9 - The Michigan Daily - Tuesday, September 11, 2001
Underneath, The Verve Pipe;
By Robyn Melamed
Daily Arts Editor
Just when you think The Verve Pipe
will be forever labeled a one hit won-
der, they come back with eleven new
tracks in Underneath. Unfortunately,
even after this album, the status of The
Verve Pipe remains the same.
The album gets off to an OK start
with the song, "Only Words." For a
brief moment you might even get into
this jam, and get excited for what is to
come. As the song gets going, however,
you'll realize the problem: It is quite
hard to pay attention to the lyrics when
you're anticipating the howlings of
Sting's sidecar on "Desert Rose," Cheb
Next up on the album is the boppy,
poppy, "Never Let you Down." Once
again, at first it is deceiving to the ear.
You'll start to move in your seat and
maybe even get up altogether, but
slowly you'll realize that this song will
soon end up on the next Freddie Prinze
Jr. soundtrack. Complete buzz kill.
The song, "Underneath," for which
the album is titled, is one of the only
songs that saves this album from being
a perfect candidate for the dumpster.
It's a slow, ballad-like tune that brings
closure to an album that should've
closed about eleven tracks ago.
This album might be a perfectly fine
favor for a seventh grade girl's party,
but as far as quality, originality and
taste are concerned, it just doesn't do it.
And for the record, "The Freshman"
was a really good song.
HERE AND Now
Here and Now, Ike Turner & The
Kings of Rhythm; Ikon Records
By Lyle Henretty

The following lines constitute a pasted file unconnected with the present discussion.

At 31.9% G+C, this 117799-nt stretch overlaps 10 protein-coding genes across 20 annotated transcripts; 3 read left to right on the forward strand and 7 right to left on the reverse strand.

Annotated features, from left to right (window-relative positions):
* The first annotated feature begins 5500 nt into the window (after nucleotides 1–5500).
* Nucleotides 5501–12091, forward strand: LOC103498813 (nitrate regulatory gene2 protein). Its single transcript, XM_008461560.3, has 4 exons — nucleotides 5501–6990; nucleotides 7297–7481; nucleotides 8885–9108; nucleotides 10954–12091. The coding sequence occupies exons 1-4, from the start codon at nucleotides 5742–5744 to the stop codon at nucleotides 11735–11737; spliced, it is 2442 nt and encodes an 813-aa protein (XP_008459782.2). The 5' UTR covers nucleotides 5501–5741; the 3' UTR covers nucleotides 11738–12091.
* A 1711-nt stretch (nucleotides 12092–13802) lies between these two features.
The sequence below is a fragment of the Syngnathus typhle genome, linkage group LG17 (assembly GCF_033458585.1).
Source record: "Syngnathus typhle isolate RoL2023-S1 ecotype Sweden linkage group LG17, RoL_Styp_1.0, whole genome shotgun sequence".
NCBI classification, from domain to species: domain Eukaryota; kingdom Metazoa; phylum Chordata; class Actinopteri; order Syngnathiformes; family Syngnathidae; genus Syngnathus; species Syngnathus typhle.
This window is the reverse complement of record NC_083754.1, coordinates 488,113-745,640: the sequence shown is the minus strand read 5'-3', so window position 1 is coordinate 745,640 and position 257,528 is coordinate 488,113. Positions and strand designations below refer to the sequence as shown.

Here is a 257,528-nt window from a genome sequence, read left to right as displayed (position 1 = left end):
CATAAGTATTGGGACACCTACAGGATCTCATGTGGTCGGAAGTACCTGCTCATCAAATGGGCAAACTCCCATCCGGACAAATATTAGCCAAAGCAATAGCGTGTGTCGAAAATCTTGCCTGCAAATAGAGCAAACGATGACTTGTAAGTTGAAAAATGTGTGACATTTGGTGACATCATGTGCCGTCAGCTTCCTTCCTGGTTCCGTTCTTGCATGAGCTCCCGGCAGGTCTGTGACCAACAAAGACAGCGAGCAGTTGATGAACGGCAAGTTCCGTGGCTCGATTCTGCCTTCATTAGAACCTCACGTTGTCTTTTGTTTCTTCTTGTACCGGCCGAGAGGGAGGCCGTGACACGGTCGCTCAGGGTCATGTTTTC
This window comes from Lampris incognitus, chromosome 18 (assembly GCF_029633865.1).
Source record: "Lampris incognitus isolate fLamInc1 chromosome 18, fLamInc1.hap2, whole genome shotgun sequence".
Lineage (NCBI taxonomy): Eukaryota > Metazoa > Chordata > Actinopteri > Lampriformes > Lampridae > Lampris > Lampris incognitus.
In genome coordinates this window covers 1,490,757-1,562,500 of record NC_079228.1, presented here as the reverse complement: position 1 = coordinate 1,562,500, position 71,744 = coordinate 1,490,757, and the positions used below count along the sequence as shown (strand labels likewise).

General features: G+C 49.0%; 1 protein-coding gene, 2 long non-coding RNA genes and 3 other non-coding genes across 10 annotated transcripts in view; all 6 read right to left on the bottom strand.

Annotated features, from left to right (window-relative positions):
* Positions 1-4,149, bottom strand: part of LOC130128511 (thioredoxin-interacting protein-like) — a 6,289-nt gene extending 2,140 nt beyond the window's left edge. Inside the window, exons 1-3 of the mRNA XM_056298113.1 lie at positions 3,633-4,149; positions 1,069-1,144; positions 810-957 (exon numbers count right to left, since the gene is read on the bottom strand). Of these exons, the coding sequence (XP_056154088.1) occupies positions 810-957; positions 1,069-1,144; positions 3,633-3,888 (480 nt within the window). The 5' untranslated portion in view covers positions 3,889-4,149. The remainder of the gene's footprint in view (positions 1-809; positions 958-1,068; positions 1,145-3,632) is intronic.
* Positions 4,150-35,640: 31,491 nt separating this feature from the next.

Daily Arts Editor
Sixty-nine-year-old Ike Turner has
been in the music business for a long
time. Like fellow near-septuagenarian
Little Richard, he has claimed that he
invented Rock 'n Roll. Here and Now,
his first album in years, proves that he
definitely did not invent funk-infused
jazz, nor did his back-up band, The
Kings of Rhythm. Not to say that the
album is bad, but for someone who
claims to be such a revolutionary you'd
expect something more than left-over
"Blues Brothers" riffs and passable
Turner himself plays piano, guitar,
bass and drums at various points on the
eleven tracks. His gruff voice would
make him perfect to play a blesman in
a movie, but he brings nothing new to
the genre. His fairly impressive horn
players are a treat on several tracks, yet
the band never surpasses the mediocre.
For the uninitiated, one could do worse
than Turner's highly listenable album,
but one should not go out of their way.
Silver Side Up, Nickelback
By Rob Brode
Daily Arts Writer
This is how the new Nickelback
album reminds me of every rock
record released in the '90s: Buzzsaw
guitars, studio slick drums and gui-
tarless verses, pushed by punchy
bass lines that explode into a guitar
driven chorus of raging testosterone
or flannel wearing insecurity.
If not for the name on the front of
the album and the lack of the Eng-
lish accent, one could swear that Sil-
ver Side Up was the new Bush
album (it'd be a step up from The
Science of Things). Not that Bush
patented the rock sound they flaunt.
They stole it from Pearl Jam, who
stole it from Nirvana who stole it
from the Pixies.
This album is every bit as good as
Pearl Jam's Ten but plagued by the
fact its 2001, not 1991. Countless
bands have ridden the same rock
wave to great success. Their sound
is old hat but they wear it well. If
you're not caught up in Radiohead
and can still appreciate a good guitar
rock album the new Nickelback
rocks, albeit in a familiar fashion.
The Blueprint, Jay-Z;
By Dustin Seibert
Daily Arts Writer
I have not once ever been moved by
an album enough to listen to it from
beginning to end without touching the
skip button ... until now. Imagine my
utter shock that resulted from being so
immersed in The Jiggaman's sixth solo